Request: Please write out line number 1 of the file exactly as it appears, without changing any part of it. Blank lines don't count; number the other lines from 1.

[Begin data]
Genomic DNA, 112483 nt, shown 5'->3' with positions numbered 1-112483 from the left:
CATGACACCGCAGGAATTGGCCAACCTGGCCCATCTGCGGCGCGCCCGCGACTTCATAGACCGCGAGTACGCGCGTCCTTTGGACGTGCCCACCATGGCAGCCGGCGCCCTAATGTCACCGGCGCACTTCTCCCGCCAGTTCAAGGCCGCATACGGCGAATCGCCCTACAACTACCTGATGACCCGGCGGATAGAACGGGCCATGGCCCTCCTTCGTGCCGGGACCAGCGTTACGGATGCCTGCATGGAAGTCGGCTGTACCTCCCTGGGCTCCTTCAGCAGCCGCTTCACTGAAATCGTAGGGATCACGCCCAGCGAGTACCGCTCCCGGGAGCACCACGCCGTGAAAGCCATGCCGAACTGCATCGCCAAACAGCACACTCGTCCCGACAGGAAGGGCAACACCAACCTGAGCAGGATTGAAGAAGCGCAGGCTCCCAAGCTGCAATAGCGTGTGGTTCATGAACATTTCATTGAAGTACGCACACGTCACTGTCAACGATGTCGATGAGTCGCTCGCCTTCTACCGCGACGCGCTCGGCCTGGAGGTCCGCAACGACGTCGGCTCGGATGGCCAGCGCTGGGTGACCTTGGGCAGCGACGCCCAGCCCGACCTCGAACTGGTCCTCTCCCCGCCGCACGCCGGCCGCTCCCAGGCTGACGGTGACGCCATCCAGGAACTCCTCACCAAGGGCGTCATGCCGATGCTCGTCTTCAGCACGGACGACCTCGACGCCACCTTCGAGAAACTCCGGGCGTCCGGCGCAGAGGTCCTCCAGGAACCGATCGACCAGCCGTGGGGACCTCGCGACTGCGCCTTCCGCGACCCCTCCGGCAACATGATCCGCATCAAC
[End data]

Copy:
Genomic DNA, 112483 nt, shown 5'->3' with positions numbered 1-112483 from the left: